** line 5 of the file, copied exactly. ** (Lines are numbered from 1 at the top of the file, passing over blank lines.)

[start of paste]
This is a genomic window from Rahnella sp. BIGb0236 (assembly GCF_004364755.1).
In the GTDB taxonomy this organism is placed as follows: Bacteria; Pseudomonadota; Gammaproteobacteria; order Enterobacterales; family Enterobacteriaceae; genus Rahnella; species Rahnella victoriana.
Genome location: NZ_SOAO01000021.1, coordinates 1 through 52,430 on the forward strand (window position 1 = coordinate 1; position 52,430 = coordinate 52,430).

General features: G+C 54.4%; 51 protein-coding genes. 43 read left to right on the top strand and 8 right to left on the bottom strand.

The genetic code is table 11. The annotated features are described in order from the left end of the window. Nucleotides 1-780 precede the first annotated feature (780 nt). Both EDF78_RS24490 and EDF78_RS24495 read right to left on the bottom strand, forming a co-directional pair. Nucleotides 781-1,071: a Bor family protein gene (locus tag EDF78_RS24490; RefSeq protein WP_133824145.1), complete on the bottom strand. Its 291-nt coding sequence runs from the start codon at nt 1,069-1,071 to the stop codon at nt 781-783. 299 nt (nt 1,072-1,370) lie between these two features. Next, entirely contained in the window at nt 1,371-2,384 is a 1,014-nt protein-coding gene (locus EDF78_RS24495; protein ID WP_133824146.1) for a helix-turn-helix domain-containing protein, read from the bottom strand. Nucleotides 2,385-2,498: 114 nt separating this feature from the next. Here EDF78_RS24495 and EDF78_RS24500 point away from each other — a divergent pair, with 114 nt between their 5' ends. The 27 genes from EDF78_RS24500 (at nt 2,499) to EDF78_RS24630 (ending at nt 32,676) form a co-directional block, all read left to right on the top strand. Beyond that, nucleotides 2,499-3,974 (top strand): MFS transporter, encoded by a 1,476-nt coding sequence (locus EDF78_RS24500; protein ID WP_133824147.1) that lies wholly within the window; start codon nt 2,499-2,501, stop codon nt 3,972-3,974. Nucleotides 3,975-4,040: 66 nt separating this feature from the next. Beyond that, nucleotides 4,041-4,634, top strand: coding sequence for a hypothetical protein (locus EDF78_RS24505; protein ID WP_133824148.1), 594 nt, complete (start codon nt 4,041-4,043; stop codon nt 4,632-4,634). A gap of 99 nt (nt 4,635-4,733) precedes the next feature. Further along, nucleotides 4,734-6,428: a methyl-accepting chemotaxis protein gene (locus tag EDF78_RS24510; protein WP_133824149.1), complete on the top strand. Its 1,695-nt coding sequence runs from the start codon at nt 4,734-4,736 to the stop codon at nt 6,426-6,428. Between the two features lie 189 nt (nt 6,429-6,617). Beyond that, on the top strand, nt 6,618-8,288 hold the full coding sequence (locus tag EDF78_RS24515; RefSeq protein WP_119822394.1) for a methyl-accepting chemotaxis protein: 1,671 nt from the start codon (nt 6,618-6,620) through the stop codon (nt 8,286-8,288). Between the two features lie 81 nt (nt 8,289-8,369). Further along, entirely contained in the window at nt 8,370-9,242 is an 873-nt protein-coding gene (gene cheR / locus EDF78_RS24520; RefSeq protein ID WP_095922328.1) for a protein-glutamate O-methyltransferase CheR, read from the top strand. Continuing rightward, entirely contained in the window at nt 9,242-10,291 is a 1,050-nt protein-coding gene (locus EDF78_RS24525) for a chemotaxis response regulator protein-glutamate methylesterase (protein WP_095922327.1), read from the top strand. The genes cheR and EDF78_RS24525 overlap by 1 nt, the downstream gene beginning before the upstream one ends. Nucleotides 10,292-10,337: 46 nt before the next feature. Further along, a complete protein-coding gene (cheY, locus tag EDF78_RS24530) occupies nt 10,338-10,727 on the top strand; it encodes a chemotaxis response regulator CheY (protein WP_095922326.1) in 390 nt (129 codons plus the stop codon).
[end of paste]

The genetic code is table 11. The annotated features are described in order from the left end of the window. Nucleotides 1-780 precede the first annotated feature (780 nt). Both EDF78_RS24490 and EDF78_RS24495 read right to left on the bottom strand, forming a co-directional pair. Nucleotides 781-1,071: a Bor family protein gene (locus tag EDF78_RS24490; RefSeq protein WP_133824145.1), complete on the bottom strand. Its 291-nt coding sequence runs from the start codon at nt 1,069-1,071 to the stop codon at nt 781-783. 299 nt (nt 1,072-1,370) lie between these two features. Next, entirely contained in the window at nt 1,371-2,384 is a 1,014-nt protein-coding gene (locus EDF78_RS24495; protein ID WP_133824146.1) for a helix-turn-helix domain-containing protein, read from the bottom strand. Nucleotides 2,385-2,498: 114 nt separating this feature from the next. Here EDF78_RS24495 and EDF78_RS24500 point away from each other — a divergent pair, with 114 nt between their 5' ends. The 27 genes from EDF78_RS24500 (at nt 2,499) to EDF78_RS24630 (ending at nt 32,676) form a co-directional block, all read left to right on the top strand. Beyond that, nucleotides 2,499-3,974 (top strand): MFS transporter, encoded by a 1,476-nt coding sequence (locus EDF78_RS24500; protein ID WP_133824147.1) that lies wholly within the window; start codon nt 2,499-2,501, stop codon nt 3,972-3,974. Nucleotides 3,975-4,040: 66 nt separating this feature from the next. Beyond that, nucleotides 4,041-4,634, top strand: coding sequence for a hypothetical protein (locus EDF78_RS24505; protein ID WP_133824148.1), 594 nt, complete (start codon nt 4,041-4,043; stop codon nt 4,632-4,634). A gap of 99 nt (nt 4,635-4,733) precedes the next feature. Further along, nucleotides 4,734-6,428: a methyl-accepting chemotaxis protein gene (locus tag EDF78_RS24510; protein WP_133824149.1), complete on the top strand. Its 1,695-nt coding sequence runs from the start codon at nt 4,734-4,736 to the stop codon at nt 6,426-6,428. Between the two features lie 189 nt (nt 6,429-6,617). Beyond that, on the top strand, nt 6,618-8,288 hold the full coding sequence (locus tag EDF78_RS24515; RefSeq protein WP_119822394.1) for a methyl-accepting chemotaxis protein: 1,671 nt from the start codon (nt 6,618-6,620) through the stop codon (nt 8,286-8,288). Between the two features lie 81 nt (nt 8,289-8,369). Further along, entirely contained in the window at nt 8,370-9,242 is an 873-nt protein-coding gene (gene cheR / locus EDF78_RS24520; RefSeq protein ID WP_095922328.1) for a protein-glutamate O-methyltransferase CheR, read from the top strand. Continuing rightward, entirely contained in the window at nt 9,242-10,291 is a 1,050-nt protein-coding gene (locus EDF78_RS24525) for a chemotaxis response regulator protein-glutamate methylesterase (protein WP_095922327.1), read from the top strand. The genes cheR and EDF78_RS24525 overlap by 1 nt, the downstream gene beginning before the upstream one ends. Nucleotides 10,292-10,337: 46 nt before the next feature. Further along, a complete protein-coding gene (cheY, locus tag EDF78_RS24530) occupies nt 10,338-10,727 on the top strand; it encodes a chemotaxis response regulator CheY (protein WP_095922326.1) in 390 nt (129 codons plus the stop codon).